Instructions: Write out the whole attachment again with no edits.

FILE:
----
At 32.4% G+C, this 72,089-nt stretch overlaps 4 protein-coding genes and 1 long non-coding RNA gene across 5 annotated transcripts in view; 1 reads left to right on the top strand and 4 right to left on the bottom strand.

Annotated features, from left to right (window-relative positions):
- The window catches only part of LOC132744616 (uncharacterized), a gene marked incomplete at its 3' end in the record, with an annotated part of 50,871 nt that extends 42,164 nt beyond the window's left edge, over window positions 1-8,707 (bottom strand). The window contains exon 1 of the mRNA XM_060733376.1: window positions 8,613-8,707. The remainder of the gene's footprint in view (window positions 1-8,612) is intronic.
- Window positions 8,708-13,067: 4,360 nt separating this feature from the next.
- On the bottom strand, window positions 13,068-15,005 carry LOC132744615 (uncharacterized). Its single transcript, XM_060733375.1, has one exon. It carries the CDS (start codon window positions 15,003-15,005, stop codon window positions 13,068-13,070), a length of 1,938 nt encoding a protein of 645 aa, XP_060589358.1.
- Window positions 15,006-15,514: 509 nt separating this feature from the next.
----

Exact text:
At 32.4% G+C, this 72,089-nt stretch overlaps 4 protein-coding genes and 1 long non-coding RNA gene across 5 annotated transcripts in view; 1 reads left to right on the top strand and 4 right to left on the bottom strand.

Annotated features, from left to right (window-relative positions):
- The window catches only part of LOC132744616 (uncharacterized), a gene marked incomplete at its 3' end in the record, with an annotated part of 50,871 nt that extends 42,164 nt beyond the window's left edge, over window positions 1-8,707 (bottom strand). The window contains exon 1 of the mRNA XM_060733376.1: window positions 8,613-8,707. The remainder of the gene's footprint in view (window positions 1-8,612) is intronic.
- Window positions 8,708-13,067: 4,360 nt separating this feature from the next.
- On the bottom strand, window positions 13,068-15,005 carry LOC132744615 (uncharacterized). Its single transcript, XM_060733375.1, has one exon. It carries the CDS (start codon window positions 15,003-15,005, stop codon window positions 13,068-13,070), a length of 1,938 nt encoding a protein of 645 aa, XP_060589358.1.
- Window positions 15,006-15,514: 509 nt separating this feature from the next.